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Habitat begins second Women Build project in Washington County

May 12, 2007|By ERIN JULIUS

Melissha Vaughn's three daughters are excited to have a big backyard to play in and want a swing set, the single mother said Saturday morning as she stood behind her soon-to-be house on Wayside Avenue.

Vaughn watched, and helped, as volunteers started building her Mother's Day present. Vaughn will be Habitat for Humanity's newest homeowner as soon as her home is built.

Saturday was the kickoff for Habitat for Humanity of Washington County's second Women Build home project. Mother's Day weekend was an obvious start date for a project meant to empower and celebrate women, volunteers said.

Almost 40 Habitat for Humanity Women Build volunteers swarmed around the lot and by midafternoon, walls stood where only a foundation was.

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The Women Build organizers hope to empower women, said Marji Cialli-Gearhart, who is on Habitat's board of directors. The women attend building classes taught by local volunteers to gain the skills, then use those skills to construct a Habitat house.

Women Build shows that women don't just take care of a home, they can build it, too, said Sherry Brown Cooper, executive director of Habitat for Humanity of Washington County.

Vaughn and her children lived in public housing for more than eight years when she contacted Habitat for Humanity last year, said Vaughn, who was born and raised in Hagerstown.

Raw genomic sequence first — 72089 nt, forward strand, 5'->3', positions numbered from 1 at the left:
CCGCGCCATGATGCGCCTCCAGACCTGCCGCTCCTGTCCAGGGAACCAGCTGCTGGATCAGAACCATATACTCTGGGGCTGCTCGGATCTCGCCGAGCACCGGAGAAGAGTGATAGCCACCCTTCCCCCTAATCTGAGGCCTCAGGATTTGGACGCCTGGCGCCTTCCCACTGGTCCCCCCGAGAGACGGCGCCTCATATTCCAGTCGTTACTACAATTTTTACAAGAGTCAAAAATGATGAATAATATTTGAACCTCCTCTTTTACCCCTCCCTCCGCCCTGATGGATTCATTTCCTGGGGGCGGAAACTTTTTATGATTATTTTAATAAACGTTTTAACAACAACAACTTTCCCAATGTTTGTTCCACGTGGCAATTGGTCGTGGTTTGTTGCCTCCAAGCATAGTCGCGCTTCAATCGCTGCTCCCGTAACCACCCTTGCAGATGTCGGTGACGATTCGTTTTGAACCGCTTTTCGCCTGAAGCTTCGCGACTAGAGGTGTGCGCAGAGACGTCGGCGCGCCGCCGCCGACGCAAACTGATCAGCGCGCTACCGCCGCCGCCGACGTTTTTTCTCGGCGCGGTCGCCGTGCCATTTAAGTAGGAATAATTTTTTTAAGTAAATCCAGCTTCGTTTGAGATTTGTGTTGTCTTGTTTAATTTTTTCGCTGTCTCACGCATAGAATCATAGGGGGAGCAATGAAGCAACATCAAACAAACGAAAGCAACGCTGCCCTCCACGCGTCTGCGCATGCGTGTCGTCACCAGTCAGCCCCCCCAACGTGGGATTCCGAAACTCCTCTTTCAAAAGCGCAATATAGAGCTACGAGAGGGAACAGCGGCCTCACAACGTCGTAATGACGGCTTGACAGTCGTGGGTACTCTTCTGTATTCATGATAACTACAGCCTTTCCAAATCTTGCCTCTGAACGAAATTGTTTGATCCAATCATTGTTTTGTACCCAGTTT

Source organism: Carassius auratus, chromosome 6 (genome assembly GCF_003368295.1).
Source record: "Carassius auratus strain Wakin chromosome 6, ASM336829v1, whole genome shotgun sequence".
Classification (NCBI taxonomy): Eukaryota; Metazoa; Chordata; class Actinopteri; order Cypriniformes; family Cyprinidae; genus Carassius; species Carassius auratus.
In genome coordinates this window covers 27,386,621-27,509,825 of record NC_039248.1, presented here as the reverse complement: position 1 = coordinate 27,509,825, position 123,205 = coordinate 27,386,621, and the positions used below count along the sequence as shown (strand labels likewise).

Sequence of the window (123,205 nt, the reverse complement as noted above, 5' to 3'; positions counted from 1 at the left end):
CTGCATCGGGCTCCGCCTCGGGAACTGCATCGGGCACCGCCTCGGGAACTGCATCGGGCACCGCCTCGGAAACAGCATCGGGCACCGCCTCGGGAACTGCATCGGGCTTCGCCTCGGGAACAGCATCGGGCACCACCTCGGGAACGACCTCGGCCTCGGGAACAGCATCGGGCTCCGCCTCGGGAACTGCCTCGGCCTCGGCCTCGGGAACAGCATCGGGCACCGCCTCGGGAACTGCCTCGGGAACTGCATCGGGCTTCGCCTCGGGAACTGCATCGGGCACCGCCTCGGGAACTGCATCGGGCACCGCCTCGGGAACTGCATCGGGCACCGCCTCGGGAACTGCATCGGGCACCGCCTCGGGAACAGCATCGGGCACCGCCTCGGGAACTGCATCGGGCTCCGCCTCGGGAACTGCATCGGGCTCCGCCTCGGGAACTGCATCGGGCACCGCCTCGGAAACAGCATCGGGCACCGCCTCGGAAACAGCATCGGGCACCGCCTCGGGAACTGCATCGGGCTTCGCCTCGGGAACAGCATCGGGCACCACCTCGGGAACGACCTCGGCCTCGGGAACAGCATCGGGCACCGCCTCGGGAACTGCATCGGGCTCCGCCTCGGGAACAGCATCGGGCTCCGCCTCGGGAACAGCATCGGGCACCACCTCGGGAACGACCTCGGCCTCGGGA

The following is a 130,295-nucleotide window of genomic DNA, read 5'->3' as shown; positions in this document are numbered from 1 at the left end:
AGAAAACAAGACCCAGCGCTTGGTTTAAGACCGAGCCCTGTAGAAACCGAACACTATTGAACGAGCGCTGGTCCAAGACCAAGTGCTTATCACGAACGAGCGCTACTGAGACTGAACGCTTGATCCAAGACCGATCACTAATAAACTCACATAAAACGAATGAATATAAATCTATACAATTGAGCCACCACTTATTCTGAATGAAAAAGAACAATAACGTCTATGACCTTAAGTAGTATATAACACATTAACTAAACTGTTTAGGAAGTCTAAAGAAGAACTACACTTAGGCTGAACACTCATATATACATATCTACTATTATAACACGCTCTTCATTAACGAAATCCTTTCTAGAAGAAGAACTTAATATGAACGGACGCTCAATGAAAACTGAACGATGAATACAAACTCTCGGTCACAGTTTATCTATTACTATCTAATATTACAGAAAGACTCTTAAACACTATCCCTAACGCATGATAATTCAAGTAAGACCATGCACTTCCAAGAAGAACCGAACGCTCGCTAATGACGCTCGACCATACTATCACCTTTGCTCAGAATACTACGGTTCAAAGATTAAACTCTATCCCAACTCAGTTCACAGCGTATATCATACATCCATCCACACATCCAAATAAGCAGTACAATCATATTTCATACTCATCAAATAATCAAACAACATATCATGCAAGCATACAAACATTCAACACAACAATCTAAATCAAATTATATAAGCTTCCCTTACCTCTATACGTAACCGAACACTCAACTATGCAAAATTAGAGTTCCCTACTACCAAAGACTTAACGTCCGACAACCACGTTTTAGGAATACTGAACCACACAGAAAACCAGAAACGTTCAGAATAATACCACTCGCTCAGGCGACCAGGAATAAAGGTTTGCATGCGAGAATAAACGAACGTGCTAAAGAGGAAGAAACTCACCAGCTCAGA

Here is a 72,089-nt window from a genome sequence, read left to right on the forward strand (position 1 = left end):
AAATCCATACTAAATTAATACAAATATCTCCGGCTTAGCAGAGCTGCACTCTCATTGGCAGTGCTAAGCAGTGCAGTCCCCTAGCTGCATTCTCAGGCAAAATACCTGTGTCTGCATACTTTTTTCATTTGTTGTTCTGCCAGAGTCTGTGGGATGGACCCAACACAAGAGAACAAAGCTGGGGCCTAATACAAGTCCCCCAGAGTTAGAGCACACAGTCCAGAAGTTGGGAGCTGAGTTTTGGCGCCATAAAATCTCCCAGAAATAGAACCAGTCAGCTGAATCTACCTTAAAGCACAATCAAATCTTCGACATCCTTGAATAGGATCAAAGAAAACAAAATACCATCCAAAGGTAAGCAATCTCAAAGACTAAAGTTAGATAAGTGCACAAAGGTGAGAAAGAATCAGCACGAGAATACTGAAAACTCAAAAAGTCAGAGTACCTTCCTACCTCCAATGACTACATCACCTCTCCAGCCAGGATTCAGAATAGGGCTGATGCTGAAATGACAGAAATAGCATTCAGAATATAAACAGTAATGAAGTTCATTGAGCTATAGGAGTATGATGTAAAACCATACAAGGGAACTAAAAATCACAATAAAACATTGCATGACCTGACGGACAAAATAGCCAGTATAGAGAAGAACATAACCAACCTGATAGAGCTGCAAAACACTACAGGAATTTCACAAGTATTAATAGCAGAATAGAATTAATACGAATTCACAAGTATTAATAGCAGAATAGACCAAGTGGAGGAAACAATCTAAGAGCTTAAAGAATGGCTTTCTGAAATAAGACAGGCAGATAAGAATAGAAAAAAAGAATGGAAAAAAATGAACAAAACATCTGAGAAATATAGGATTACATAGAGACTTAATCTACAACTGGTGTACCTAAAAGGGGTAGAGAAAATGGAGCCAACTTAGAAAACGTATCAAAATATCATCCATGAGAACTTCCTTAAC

"It's been a real riot watching violence go on around me and my children (in public housing)," said Vaughn, who works full time at a bank.

After her house is complete, Vaughn will be expected to pay back a no-profit, no-interest mortgage, Brown Cooper said.

She looks forward to having something to call her own, Vaughn said.

Vaughn also built "sweat equity" before she was approved for a Habitat house by volunteering for Habitat for 50 hours, Brown Cooper said.

If the build goes according to schedule, Vaughn and her family will spend Thanksgiving in their new home, Brown Cooper said.

Mona Stevens, 77, was helping build Vaughn's new home on Saturday.

The Wayside Avenue property is the second Habitat home that Stevens has worked on since joining Habitat two years ago. This weekend, the retired schoolteacher worked as a crew leader, carrying walls across the yard and swinging a hammer.

She learned a lot of construction skills after joining Habitat, Stevens said as she rested Saturday morning, wearing gray sweat pants, a T-shirt and a ballcap.

"I had helped my husband and father with their projects, but I was just a go-getter," Stevens said. "I wanted to learn the skills."

She learned plumbing, leveling, sawing and hammering in preparation for the home construction, Stevens said.

"It keeps you busy," she said. "You have the feeling you're doing something for someone else."

Volunteers will work on the home Wednesdays and Saturdays until it's complete. For the past year, volunteers also have organized various fundraisers to pay for the construction.

By the time the home is finished, Vaughn will know the house from top to bottom, and won't have to rely on anyone else for repair work or help, Cialli-Gearhart said.

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